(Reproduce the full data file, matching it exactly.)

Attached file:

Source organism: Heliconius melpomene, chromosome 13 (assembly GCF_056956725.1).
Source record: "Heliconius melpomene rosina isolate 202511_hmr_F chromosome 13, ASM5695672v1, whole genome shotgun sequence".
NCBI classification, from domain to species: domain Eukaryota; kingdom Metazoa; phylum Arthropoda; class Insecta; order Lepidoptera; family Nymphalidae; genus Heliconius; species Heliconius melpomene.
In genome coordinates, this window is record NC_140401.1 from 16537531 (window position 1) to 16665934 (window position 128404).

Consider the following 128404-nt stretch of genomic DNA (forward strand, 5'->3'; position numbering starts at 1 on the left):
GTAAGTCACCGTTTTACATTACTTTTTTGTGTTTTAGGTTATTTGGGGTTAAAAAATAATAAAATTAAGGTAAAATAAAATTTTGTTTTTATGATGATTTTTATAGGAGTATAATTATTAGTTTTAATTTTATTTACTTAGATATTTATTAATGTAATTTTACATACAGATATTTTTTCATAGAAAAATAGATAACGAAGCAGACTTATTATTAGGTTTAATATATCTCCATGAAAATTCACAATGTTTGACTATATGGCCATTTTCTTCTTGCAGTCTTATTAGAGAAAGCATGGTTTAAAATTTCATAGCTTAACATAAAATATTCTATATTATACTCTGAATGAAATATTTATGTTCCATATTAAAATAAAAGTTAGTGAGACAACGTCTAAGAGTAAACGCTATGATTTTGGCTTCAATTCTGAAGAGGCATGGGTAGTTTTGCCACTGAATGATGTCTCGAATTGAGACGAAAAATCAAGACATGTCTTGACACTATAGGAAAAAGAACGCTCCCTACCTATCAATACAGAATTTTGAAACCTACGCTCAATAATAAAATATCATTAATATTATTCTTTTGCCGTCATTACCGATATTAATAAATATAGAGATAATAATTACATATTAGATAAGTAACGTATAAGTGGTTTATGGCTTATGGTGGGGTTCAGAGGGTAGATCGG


Source organism: Heliconius melpomene, chromosome 13 (assembly GCF_056956725.1).
Source record: "Heliconius melpomene rosina isolate 202511_hmr_F chromosome 13, ASM5695672v1, whole genome shotgun sequence".
NCBI classification, from domain to species: domain Eukaryota; kingdom Metazoa; phylum Arthropoda; class Insecta; order Lepidoptera; family Nymphalidae; genus Heliconius; species Heliconius melpomene.
In genome coordinates, this window is record NC_140401.1 from 16537531 (window position 1) to 16665934 (window position 128404).

Consider the following 128404-nt stretch of genomic DNA (forward strand, 5'->3'; position numbering starts at 1 on the left):
GTAAGTCACCGTTTTACATTACTTTTTTGTGTTTTAGGTTATTTGGGGTTAAAAAATAATAAAATTAAGGTAAAATAAAATTTTGTTTTTATGATGATTTTTATAGGAGTATAATTATTAGTTTTAATTTTATTTACTTAGATATTTATTAATGTAATTTTACATACAGATATTTTTTCATAGAAAAATAGATAACGAAGCAGACTTATTATTAGGTTTAATATATCTCCATGAAAATTCACAATGTTTGACTATATGGCCATTTTCTTCTTGCAGTCTTATTAGAGAAAGCATGGTTTAAAATTTCATAGCTTAACATAAAATATTCTATATTATACTCTGAATGAAATATTTATGTTCCATATTAAAATAAAAGTTAGTGAGACAACGTCTAAGAGTAAACGCTATGATTTTGGCTTCAATTCTGAAGAGGCATGGGTAGTTTTGCCACTGAATGATGTCTCGAATTGAGACGAAAAATCAAGACATGTCTTGACACTATAGGAAAAAGAACGCTCCCTACCTATCAATACAGAATTTTGAAACCTACGCTCAATAATAAAATATCATTAATATTATTCTTTTGCCGTCATTACCGATATTAATAAATATAGAGATAATAATTACATATTAGATAAGTAACGTATAAGTGGTTTATGGCTTATGGTGGGGTTCAGAGGGTAGATCGG